The heat is on the Vancouver Canucks, and not just because the temperature is as hot as it’s been in 40 years at Shawnigan Lake, British Columbia.
The Canucks Prospects Development Camp kicked off Friday night at Shawnigan Lake School as 18 drafted or signed young guns settled into the largest boarding school in Canada. Twenty-nine prospects will take part overall, but free agents aside, night one was about welcoming Canucks prospects to camp.
The players met Canucks staff, including management, team personnel, training staff and the Canucks.com swarm, as they entered Hogwarts, the only appropriate nickname for Shawnigan Lake School, an immaculate 100-year-old 300 acre campus, home to 450 high school students for 10 months of the year and our home this week.
After eating dinner, consisting of a superb Indian spread, the prospects were all ears as Stan Smyl, director of player development, laid out expectations for the week. There will be on-ice workouts, off-ice workouts and team building exercises, and “this week, we don’t want you to see what happens, we want you to make it happen.”
The players, each paired up and seated with staff at tables for six, filled out Getting to know you cards, complete with Who is your hero? and What would you want your teammates to say about you? They then read them aloud for their partner, helping everyone get to know each other.
It wasn’t until 7:13 p.m. (PST), however, that the ice was truly broken and strangers became friends.
Perry Pearn, Canucks assistant coach and team bonding expert, was up his old tricks as he formed three lines of nine people and handed the first person in each line a tennis ball. “Get the ball to the end of your line and back passing it only with your neck,” he said.
Just like Canucks main training camp last year when they did this exercise, there’s no video of it because, well, it looks like everyone is necking. Silliness aside (although it is incredibly funny to watch live), the middle line composed of forwards got the ball there and back while the other teams were only three or four passes deep.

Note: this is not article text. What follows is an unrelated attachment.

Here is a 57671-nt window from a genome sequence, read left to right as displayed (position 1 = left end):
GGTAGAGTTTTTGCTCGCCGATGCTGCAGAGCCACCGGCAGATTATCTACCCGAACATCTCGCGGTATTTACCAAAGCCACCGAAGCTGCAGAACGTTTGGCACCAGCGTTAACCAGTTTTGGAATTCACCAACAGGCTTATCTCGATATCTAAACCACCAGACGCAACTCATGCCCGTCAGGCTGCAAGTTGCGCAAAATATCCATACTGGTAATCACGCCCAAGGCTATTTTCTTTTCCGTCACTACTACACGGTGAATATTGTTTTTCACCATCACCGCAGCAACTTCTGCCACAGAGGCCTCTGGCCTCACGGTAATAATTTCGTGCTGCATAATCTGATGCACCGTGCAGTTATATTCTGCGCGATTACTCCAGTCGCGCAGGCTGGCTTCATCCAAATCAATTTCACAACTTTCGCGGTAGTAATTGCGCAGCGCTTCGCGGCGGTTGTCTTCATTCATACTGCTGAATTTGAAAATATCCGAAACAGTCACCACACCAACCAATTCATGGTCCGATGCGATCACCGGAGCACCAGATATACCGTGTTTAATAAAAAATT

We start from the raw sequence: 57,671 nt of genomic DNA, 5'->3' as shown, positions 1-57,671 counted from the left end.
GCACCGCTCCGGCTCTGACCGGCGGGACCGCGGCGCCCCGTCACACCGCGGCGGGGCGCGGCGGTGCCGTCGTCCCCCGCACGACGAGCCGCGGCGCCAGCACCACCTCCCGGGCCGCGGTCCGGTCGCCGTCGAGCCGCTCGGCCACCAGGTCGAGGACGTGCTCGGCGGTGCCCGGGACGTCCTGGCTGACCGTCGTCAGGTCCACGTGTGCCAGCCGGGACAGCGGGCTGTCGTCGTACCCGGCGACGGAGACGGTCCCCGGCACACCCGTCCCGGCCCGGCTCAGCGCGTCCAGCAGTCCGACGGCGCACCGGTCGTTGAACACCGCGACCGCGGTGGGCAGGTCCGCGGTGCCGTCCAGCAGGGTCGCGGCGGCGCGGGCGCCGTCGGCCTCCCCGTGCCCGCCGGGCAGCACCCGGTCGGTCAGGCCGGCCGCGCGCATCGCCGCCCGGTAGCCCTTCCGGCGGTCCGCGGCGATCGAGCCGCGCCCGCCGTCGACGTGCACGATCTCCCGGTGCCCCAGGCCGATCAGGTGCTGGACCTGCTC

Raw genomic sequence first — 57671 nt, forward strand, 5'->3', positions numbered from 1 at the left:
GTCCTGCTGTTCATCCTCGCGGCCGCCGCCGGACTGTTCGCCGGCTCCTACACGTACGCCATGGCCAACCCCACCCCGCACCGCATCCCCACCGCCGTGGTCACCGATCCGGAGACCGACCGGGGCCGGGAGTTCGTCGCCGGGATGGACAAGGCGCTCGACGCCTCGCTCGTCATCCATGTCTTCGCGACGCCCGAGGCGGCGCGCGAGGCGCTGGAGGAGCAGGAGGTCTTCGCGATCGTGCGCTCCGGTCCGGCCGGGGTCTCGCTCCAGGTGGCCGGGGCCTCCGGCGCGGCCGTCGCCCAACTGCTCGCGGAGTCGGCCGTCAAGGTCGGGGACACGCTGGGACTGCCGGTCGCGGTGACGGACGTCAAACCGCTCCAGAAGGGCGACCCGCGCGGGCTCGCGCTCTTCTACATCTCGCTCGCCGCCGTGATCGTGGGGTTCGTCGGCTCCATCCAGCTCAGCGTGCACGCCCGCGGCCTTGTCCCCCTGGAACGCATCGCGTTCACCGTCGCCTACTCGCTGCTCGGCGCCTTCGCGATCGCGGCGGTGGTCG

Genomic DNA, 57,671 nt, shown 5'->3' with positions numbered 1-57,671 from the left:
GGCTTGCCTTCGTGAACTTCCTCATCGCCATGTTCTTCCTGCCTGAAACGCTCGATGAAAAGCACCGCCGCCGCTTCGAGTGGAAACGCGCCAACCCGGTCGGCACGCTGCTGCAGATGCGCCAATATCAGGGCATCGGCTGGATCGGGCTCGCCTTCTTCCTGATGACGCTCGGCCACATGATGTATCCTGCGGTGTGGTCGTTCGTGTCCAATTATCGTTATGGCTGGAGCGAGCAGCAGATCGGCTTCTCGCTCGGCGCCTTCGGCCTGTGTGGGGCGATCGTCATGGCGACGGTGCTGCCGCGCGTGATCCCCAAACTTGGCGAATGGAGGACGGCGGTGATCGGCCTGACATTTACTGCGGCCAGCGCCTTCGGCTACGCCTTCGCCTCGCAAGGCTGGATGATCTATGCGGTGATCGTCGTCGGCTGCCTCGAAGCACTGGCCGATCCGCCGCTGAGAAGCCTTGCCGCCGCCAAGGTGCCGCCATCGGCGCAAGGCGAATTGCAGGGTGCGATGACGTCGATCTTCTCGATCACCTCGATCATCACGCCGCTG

“Well done,” said Pearn, “now head out the door and look for a bus…”
At the bottom of a slight hill, a yellow 40-foot 2007 Thomas Saf-T-Liner school bus awaited the prospects; the Ms. Frizzle approved, diesel chugging, 9,000-kilogram metal tallyho had two thick white ropes tethered to the front for what was clearly going to be a feats of strength challenge.
Jake Virtanen was told to pick three teammates to help him try to pull the bus. He took Brock Boeser, Anton Cederholm and Mackenze Stewart and it took all their strength to move the bus nowhere. (Let the record show Virtanen was in dress shoes, while Stewart was rocking TOMS).
Eight more players joined them and they tugged the bus up, up and away, until Pearn instructed the remaining six prospects to push the front of the bus in the opposite direction.
The crew of 12 was still able to budge the bus, but it was a challenge.
The message here was teamwork and that “it’s easier to succeed if everyone is pulling in the right direction,” said Pearn.
Cohesion became the word of the day and it’ll be preached and practiced day in and day out as development camp continues Saturday.